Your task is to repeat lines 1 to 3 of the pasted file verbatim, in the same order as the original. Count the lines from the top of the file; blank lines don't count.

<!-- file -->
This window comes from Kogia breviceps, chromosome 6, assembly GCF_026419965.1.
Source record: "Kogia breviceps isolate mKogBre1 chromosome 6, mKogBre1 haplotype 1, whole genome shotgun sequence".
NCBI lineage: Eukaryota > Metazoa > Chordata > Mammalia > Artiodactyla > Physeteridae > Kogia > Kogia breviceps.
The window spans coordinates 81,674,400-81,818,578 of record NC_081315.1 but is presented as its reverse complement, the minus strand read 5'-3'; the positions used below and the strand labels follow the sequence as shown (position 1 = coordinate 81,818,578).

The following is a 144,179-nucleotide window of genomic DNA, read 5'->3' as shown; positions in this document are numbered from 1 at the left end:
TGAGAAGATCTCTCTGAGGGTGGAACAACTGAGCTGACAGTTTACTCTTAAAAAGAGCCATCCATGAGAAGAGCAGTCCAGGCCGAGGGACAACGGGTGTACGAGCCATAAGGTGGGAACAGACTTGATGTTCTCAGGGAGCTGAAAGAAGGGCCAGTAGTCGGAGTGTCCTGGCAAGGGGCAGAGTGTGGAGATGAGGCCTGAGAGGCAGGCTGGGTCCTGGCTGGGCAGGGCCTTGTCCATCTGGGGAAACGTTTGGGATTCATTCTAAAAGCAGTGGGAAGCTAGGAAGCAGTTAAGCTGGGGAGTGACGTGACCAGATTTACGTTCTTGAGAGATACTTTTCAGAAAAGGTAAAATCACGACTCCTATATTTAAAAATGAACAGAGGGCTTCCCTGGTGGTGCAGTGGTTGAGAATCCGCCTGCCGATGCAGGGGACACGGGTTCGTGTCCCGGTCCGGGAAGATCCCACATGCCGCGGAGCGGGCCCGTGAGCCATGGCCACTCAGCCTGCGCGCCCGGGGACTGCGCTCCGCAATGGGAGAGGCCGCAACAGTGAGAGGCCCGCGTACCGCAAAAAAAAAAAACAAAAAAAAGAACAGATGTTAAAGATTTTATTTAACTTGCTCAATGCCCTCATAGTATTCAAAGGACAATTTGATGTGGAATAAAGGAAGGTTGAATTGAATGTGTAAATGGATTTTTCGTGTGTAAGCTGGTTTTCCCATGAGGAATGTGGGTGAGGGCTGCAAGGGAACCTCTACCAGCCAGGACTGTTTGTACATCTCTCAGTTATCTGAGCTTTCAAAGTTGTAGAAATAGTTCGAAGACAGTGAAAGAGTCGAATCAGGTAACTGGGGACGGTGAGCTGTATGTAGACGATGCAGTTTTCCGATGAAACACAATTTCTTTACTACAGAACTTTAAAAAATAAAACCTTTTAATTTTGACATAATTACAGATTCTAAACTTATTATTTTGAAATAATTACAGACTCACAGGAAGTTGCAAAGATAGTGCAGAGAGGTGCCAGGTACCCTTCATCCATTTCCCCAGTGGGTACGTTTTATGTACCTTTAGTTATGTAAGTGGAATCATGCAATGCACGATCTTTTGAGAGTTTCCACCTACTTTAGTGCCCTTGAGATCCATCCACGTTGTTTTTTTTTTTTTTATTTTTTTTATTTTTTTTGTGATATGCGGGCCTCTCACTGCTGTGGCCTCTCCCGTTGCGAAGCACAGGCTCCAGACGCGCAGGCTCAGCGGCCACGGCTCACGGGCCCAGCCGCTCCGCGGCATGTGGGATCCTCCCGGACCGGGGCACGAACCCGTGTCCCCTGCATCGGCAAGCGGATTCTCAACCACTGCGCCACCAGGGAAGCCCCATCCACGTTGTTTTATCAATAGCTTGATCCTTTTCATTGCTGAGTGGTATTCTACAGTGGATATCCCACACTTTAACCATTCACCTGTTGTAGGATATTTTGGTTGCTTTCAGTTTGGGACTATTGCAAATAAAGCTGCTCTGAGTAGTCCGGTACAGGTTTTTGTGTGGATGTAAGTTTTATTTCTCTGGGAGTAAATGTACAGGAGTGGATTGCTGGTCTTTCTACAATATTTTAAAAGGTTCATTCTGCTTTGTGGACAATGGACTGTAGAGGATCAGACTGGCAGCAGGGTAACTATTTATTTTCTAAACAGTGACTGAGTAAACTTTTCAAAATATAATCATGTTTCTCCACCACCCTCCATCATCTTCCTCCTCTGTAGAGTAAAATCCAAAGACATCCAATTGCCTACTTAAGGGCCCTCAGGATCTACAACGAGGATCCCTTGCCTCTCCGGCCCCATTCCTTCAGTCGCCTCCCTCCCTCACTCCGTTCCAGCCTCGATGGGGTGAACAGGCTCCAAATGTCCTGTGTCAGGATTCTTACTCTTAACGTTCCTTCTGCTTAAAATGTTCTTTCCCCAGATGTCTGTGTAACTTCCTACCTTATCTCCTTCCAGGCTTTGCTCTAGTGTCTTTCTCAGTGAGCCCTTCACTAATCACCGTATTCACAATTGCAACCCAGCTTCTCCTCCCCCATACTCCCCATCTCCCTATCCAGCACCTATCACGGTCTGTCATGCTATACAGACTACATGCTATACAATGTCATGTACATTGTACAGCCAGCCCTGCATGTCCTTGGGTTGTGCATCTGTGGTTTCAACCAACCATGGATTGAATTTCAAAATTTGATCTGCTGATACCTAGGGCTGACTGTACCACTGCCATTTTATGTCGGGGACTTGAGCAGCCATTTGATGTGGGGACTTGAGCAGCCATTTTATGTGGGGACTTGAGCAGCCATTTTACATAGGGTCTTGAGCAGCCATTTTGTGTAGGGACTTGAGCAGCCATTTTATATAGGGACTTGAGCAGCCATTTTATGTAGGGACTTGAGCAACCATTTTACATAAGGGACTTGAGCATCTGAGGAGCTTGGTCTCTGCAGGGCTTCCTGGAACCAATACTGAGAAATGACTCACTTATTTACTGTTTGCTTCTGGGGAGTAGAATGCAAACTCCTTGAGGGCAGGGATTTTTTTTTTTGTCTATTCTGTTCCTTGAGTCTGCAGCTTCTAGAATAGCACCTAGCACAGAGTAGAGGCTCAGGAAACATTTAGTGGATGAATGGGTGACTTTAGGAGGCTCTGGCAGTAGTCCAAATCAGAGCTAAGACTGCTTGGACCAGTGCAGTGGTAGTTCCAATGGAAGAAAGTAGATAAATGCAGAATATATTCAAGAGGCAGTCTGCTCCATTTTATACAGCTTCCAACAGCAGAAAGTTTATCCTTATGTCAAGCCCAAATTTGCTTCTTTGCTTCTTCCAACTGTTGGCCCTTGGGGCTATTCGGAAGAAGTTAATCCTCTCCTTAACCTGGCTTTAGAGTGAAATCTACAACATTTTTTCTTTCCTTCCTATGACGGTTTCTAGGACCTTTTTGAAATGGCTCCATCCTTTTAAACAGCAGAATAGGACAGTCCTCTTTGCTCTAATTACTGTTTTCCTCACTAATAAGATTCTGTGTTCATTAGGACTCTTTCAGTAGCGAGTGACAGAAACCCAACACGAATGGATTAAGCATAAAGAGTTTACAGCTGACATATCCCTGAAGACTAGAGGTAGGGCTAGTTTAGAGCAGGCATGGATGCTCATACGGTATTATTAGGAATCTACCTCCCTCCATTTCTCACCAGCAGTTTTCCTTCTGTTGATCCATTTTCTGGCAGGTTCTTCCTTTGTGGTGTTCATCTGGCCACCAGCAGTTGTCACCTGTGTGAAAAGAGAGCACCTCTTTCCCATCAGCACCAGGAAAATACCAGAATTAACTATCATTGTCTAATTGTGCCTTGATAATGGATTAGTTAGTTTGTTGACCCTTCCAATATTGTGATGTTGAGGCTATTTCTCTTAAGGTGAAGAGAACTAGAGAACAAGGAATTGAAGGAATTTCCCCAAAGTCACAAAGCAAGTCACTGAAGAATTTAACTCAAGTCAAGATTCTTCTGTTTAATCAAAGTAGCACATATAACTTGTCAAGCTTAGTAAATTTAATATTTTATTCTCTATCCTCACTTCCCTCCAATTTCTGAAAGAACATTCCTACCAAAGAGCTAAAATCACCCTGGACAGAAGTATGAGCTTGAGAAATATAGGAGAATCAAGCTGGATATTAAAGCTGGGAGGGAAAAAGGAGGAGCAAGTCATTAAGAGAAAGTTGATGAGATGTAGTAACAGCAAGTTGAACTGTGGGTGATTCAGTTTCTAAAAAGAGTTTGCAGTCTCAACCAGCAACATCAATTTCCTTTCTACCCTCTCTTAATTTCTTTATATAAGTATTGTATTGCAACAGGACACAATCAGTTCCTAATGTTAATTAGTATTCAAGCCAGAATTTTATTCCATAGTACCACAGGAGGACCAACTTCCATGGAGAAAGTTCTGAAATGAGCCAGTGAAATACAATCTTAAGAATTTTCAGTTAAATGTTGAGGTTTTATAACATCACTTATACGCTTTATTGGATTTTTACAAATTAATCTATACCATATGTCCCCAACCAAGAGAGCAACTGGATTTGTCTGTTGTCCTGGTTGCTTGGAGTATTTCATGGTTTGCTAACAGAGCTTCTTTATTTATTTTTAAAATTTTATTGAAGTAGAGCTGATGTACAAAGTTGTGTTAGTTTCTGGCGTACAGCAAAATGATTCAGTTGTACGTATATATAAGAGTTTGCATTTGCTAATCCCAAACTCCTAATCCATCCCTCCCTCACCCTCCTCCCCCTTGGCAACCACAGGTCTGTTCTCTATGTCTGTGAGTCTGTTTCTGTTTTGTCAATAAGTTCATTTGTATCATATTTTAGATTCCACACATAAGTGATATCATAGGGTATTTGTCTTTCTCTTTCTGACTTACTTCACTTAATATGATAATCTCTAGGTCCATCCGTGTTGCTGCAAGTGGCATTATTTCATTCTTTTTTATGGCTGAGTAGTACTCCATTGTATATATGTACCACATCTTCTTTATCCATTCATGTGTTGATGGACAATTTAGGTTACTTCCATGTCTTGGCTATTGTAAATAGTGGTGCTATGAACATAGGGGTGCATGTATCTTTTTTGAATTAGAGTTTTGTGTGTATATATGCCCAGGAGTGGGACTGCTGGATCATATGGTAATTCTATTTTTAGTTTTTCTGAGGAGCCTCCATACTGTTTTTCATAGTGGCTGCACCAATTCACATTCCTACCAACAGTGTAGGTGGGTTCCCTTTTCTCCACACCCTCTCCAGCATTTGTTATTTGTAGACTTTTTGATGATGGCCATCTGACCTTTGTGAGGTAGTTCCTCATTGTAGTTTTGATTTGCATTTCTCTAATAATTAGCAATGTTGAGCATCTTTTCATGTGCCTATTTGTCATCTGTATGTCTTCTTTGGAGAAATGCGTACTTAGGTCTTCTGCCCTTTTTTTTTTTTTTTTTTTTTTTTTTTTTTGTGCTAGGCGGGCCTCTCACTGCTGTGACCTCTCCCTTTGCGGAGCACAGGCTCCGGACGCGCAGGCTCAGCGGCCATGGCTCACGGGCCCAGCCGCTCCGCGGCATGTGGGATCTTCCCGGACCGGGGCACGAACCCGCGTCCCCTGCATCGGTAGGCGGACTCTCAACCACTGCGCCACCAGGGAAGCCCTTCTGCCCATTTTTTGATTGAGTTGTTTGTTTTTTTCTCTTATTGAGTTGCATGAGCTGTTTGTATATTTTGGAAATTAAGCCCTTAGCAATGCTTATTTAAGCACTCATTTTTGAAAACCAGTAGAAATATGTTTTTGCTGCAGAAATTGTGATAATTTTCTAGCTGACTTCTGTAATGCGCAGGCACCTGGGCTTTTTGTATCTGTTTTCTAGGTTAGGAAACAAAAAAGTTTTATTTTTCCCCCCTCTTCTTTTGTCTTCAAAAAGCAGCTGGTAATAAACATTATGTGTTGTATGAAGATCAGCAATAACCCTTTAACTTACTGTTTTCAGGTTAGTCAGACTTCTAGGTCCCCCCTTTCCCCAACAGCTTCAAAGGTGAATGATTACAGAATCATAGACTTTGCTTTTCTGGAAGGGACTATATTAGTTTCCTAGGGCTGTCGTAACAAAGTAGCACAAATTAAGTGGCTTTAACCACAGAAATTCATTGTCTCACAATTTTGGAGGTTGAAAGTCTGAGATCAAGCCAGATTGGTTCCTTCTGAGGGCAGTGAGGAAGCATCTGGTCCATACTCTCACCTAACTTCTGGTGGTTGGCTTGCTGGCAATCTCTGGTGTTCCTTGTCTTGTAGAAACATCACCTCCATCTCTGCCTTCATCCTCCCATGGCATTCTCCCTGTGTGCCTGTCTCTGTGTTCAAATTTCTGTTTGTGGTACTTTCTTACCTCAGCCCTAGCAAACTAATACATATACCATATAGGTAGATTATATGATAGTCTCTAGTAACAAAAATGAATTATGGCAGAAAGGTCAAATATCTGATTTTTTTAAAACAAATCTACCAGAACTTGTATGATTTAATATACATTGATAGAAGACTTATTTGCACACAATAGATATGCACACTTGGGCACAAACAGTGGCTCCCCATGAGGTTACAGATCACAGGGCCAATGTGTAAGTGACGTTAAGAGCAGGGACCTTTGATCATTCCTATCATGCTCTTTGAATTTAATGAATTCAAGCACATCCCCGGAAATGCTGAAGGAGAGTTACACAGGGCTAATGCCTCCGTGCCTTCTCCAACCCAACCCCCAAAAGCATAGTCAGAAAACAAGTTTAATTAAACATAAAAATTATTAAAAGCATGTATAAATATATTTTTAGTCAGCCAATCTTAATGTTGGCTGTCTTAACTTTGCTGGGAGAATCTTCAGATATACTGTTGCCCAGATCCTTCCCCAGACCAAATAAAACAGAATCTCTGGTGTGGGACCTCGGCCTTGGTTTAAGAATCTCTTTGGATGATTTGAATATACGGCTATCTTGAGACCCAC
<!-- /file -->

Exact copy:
This window comes from Kogia breviceps, chromosome 6, assembly GCF_026419965.1.
Source record: "Kogia breviceps isolate mKogBre1 chromosome 6, mKogBre1 haplotype 1, whole genome shotgun sequence".
NCBI lineage: Eukaryota > Metazoa > Chordata > Mammalia > Artiodactyla > Physeteridae > Kogia > Kogia breviceps.